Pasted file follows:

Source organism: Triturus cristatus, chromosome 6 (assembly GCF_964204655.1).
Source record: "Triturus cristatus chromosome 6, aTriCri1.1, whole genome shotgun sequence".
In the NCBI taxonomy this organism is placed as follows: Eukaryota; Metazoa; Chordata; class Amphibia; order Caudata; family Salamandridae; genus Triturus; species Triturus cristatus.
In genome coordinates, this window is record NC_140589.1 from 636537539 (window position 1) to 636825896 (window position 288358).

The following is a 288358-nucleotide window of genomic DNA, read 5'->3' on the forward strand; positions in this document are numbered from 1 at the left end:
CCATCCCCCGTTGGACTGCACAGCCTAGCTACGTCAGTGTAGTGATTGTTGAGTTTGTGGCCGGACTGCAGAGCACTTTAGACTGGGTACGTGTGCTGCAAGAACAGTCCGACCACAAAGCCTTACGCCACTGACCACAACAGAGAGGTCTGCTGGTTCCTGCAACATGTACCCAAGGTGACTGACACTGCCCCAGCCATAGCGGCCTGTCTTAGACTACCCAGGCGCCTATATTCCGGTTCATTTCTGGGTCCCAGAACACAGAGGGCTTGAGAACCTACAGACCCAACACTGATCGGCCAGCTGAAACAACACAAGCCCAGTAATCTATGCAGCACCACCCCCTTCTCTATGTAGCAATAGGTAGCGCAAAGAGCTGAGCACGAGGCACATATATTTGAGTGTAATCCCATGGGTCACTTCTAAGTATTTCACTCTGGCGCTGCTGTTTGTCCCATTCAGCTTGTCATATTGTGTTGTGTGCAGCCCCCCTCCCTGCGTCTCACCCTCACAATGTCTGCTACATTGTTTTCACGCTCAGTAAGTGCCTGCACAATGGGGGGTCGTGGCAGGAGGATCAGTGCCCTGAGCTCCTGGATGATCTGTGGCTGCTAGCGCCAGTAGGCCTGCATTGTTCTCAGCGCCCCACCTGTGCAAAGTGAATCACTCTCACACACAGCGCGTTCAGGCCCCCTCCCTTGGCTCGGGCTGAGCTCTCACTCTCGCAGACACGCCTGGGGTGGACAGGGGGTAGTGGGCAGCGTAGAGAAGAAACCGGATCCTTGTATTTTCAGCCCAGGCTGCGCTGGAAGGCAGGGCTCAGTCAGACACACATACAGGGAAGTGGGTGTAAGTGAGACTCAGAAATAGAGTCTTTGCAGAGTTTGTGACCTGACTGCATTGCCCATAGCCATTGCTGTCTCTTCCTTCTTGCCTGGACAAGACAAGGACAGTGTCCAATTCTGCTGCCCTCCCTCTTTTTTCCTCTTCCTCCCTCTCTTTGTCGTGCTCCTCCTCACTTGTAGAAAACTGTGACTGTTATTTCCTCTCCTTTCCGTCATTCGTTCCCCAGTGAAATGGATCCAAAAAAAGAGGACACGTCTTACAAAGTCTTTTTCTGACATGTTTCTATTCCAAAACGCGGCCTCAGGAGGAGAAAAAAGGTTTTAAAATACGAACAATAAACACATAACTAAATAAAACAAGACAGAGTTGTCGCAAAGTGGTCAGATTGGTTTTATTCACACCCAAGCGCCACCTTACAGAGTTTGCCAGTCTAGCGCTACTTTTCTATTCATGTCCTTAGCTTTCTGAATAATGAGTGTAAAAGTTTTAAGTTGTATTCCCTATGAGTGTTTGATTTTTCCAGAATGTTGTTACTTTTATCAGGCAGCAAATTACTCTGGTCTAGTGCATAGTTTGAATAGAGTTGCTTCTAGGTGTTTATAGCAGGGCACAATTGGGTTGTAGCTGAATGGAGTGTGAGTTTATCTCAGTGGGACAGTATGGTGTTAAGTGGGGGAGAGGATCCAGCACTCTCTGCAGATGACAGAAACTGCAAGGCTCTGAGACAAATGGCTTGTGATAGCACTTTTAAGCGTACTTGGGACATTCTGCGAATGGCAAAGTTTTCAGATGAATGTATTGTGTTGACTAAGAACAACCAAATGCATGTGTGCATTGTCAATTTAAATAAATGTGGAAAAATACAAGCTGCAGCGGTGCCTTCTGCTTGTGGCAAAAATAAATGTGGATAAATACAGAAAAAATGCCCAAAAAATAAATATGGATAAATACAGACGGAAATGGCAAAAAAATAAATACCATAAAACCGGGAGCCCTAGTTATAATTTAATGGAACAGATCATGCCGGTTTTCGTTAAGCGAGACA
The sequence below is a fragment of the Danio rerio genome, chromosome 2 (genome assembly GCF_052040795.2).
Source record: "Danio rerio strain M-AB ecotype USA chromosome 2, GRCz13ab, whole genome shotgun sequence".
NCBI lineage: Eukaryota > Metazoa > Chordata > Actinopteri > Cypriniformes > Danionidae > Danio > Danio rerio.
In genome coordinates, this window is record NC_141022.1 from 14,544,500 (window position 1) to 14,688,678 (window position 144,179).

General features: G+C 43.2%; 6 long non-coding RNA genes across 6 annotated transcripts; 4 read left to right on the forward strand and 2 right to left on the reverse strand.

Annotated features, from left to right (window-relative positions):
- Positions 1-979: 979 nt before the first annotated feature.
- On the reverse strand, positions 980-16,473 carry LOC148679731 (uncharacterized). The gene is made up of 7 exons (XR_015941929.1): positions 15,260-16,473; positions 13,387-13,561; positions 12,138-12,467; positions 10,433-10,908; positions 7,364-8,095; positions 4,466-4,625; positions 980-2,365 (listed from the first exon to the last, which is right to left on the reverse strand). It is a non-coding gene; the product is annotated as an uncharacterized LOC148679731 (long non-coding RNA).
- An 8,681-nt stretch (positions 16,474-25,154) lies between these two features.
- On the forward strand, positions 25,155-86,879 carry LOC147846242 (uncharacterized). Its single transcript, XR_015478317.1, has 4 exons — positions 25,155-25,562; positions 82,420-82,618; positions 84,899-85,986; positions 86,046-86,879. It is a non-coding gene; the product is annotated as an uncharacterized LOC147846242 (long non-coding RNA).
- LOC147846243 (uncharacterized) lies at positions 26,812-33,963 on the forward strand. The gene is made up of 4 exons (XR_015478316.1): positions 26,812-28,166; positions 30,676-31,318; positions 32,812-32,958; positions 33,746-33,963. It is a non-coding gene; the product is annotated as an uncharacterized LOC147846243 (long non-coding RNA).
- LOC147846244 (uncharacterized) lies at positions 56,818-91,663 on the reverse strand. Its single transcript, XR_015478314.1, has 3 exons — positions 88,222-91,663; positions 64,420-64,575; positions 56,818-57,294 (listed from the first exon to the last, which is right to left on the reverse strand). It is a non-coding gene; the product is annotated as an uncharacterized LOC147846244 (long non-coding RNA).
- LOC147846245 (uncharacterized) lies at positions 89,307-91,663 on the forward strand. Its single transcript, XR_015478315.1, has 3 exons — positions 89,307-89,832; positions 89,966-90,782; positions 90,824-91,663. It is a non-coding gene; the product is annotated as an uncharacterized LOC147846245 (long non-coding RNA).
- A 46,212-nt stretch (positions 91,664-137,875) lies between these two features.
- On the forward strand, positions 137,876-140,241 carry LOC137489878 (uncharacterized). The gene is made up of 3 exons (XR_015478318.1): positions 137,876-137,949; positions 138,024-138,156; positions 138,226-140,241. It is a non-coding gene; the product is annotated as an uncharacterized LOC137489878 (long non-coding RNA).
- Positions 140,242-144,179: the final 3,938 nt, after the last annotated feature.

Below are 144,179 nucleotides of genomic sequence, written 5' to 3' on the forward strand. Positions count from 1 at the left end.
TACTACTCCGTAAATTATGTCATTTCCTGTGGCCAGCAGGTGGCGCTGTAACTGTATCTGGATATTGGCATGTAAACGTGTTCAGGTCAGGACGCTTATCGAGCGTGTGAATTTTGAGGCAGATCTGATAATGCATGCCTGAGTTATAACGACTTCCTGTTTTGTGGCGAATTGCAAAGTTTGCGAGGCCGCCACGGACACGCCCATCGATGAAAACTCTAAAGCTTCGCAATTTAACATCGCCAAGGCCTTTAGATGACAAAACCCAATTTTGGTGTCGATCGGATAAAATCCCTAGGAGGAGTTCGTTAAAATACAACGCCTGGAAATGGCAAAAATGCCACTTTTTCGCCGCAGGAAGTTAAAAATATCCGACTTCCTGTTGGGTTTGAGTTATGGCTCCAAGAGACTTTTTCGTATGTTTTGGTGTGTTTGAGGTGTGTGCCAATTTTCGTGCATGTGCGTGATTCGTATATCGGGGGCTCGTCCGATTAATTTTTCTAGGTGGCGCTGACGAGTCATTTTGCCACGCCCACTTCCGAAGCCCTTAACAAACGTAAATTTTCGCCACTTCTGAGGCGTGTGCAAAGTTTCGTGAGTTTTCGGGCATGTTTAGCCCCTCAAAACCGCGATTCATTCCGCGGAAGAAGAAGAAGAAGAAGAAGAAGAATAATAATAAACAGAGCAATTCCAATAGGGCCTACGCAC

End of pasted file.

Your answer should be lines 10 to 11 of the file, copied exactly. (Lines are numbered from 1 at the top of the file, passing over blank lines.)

In genome coordinates, this window is record NC_141022.1 from 14,544,500 (window position 1) to 14,688,678 (window position 144,179).

General features: G+C 43.2%; 6 long non-coding RNA genes across 6 annotated transcripts; 4 read left to right on the forward strand and 2 right to left on the reverse strand.